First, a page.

Understandably, watching a parent suffer is a painful process but Kimberly Williams-Paisley has found a way to learn lessons from her mother’s diagnosis of primary progressive aphasia 10 years ago. In addition to showing great inner strength, the actress is an example of how we can choose to support loved ones coping with dementia.
A New Kind of Love
Williams-Paisley was determined to not allow the disease to destroy her relationship with her mom so, instead of fighting the process, she chose to start loving the person her mother was becoming.
As she explains to People magazine: “People change and evolve in life anyway and this is just an extreme evolution in my mother. There were ways that she changed along the way that I loved. She became goofier and funnier. She became more accepting of me in a lot of ways. There were times when I was a mother and she just delighted in me, whereas in the past, she may have been a little more critical or she might have meddled a little more.”
What a remarkable silver lining to find in such a difficult situation! The 43-year-old actress and author went on to explain how Linda, who is now completely non-verbal and living in a memory care facility, seemed to find relief from other issues, at one point, as a result of the dementia.
Williams-Paisley said: “As it was, she just adored me and adored my kids (Huck, 8½, and Jasper, 6, with country music star husband, Brad Paisley) and adored being a grandmother. A lot of the anxiety and judgment that she used to have disappeared for a time. There was a phase where that’s where she was and it was really fun watching her delight in her grandchildren and delight in life and have that passion and joy that was unbridled because she didn’t really have an awareness of who she was in the same way she used to. She let go of a lot of inhibitions.”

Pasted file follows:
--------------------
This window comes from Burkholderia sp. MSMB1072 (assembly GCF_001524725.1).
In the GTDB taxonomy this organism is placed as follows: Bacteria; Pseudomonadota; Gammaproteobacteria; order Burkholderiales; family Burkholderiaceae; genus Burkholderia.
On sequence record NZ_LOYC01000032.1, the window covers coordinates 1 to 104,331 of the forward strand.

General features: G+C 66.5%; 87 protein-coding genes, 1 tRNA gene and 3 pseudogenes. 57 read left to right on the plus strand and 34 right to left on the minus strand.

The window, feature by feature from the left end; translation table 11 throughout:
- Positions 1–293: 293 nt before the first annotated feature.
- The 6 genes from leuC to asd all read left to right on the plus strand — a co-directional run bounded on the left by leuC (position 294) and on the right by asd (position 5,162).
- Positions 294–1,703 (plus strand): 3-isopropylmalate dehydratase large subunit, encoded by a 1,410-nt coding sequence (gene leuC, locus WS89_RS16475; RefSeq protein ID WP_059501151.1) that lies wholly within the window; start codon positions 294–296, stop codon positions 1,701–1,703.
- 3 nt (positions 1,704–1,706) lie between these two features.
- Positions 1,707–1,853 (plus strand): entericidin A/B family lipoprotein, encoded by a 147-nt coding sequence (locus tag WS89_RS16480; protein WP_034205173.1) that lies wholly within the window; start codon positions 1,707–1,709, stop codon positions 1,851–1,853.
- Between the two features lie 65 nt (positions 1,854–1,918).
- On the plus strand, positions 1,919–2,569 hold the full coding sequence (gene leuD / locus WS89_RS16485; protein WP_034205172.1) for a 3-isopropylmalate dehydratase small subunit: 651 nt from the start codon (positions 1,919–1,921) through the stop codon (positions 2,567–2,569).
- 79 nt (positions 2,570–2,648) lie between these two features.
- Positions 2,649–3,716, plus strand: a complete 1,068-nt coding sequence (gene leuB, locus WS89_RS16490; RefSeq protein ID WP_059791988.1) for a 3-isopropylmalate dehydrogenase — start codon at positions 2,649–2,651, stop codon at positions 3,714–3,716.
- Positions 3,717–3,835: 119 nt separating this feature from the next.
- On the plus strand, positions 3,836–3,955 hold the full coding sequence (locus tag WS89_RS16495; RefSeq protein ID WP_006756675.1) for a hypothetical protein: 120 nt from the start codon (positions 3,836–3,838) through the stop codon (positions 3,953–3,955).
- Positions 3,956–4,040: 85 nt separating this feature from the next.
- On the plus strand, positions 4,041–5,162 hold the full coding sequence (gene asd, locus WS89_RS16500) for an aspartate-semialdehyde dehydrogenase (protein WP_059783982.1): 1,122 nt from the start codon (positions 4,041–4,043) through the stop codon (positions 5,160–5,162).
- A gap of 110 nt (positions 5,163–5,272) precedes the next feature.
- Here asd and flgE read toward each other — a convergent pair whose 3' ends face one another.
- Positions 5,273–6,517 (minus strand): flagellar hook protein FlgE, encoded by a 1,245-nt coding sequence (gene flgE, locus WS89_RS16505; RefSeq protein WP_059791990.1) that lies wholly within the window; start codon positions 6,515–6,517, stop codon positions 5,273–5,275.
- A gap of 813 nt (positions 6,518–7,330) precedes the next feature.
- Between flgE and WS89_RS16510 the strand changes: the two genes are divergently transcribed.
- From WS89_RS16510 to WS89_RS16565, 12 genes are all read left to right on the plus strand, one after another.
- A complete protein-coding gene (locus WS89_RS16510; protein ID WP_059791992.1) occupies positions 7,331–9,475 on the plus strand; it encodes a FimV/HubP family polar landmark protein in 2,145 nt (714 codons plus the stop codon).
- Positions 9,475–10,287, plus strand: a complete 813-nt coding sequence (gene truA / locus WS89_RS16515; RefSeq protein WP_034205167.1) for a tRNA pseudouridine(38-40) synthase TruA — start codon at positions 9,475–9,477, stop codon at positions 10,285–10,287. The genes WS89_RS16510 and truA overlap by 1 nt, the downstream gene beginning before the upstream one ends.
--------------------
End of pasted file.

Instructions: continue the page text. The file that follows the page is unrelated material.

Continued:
While it appears that Williams-Paisley was able to find positivity in some of her mother’s changes, her father struggled with his wife’s diagnosis and the amount of care she needed. This isn’t uncommon for the spouses of someone afflicted with dementia.
The Father of the Bride actress explained: “I know my father got lost, even with the support of his family. He stopped returning calls and wouldn’t listen to reason. He got sucked into her disease and didn’t realize how much help he needed. It’s very important for people in this situation to ask for help and accept it and get the help wherever they can. ”
Fortunately, his daughter realized that he needed help and has started making an effort to raise awareness about this issue.
Spreading the Word
Williams-Paisley has become a spokesperson for the Alzheimer’s Association as well as the National Association of Insurance Commissioners. Her goal is to inform the masses about the resources people can access to help them cope with this type of diagnosis.
“I think for anybody going through it, a key is finding a community of people that can support you,’ she told People. “Certainly, there are tons of resources out there if you don’t have family.”
Williams-Paisley will be releasing her book, Where the Light Gets In, in March.